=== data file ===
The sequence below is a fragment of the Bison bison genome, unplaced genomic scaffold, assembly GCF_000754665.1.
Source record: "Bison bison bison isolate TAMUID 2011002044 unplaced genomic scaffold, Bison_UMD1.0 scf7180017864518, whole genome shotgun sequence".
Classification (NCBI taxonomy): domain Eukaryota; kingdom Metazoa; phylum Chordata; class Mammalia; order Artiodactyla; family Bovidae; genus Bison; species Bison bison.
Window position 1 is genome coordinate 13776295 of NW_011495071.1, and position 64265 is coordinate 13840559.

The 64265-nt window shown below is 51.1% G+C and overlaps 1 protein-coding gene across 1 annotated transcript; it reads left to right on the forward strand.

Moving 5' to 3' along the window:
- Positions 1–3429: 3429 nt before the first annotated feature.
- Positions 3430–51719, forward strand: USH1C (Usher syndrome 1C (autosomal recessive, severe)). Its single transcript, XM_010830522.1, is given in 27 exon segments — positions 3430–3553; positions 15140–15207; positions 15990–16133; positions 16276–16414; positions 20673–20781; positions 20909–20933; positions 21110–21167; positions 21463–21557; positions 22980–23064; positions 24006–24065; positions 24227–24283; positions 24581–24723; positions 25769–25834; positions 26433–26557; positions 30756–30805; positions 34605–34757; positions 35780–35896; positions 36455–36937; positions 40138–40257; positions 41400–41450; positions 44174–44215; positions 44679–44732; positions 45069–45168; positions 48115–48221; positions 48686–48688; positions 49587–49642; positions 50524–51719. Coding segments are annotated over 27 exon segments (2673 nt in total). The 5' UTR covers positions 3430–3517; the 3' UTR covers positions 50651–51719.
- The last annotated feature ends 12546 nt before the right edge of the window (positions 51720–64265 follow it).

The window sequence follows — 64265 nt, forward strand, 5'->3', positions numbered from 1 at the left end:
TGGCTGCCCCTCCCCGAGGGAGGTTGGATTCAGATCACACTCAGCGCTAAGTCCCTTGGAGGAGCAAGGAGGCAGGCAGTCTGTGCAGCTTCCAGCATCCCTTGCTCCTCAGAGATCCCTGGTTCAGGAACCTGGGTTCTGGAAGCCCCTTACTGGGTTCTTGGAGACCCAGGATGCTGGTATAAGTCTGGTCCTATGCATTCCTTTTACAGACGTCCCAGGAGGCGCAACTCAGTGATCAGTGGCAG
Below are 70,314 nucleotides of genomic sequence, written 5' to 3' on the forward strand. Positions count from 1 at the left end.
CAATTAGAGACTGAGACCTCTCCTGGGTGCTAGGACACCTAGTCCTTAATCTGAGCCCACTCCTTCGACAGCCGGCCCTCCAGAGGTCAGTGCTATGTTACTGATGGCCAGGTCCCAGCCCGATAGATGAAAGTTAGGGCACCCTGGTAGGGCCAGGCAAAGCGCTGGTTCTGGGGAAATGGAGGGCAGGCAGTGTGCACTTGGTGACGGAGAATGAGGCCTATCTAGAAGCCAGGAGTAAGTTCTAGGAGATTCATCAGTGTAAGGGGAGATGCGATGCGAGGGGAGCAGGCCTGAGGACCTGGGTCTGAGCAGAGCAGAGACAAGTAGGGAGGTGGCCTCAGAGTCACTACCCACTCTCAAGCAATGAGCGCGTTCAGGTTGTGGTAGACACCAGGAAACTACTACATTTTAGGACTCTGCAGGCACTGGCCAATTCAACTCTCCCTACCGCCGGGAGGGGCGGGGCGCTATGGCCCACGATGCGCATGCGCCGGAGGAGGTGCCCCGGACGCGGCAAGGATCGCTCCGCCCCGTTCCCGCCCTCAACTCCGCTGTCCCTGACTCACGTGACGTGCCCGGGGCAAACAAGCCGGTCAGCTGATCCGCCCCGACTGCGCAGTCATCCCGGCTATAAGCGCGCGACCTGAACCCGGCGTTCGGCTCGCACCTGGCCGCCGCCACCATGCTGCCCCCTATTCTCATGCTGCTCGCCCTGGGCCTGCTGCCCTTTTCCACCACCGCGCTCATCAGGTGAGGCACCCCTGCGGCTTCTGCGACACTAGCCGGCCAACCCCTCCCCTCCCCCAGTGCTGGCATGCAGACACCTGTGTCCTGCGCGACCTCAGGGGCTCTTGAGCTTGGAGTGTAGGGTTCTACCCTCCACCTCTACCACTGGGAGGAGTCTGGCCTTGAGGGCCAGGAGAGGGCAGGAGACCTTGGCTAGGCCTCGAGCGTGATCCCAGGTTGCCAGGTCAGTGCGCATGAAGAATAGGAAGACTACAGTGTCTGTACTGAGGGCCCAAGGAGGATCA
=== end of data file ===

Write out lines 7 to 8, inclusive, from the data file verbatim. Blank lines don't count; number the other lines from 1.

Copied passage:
- Positions 1–3429: 3429 nt before the first annotated feature.
- Positions 3430–51719, forward strand: USH1C (Usher syndrome 1C (autosomal recessive, severe)). Its single transcript, XM_010830522.1, is given in 27 exon segments — positions 3430–3553; positions 15140–15207; positions 15990–16133; positions 16276–16414; positions 20673–20781; positions 20909–20933; positions 21110–21167; positions 21463–21557; positions 22980–23064; positions 24006–24065; positions 24227–24283; positions 24581–24723; positions 25769–25834; positions 26433–26557; positions 30756–30805; positions 34605–34757; positions 35780–35896; positions 36455–36937; positions 40138–40257; positions 41400–41450; positions 44174–44215; positions 44679–44732; positions 45069–45168; positions 48115–48221; positions 48686–48688; positions 49587–49642; positions 50524–51719. Coding segments are annotated over 27 exon segments (2673 nt in total). The 5' UTR covers positions 3430–3517; the 3' UTR covers positions 50651–51719.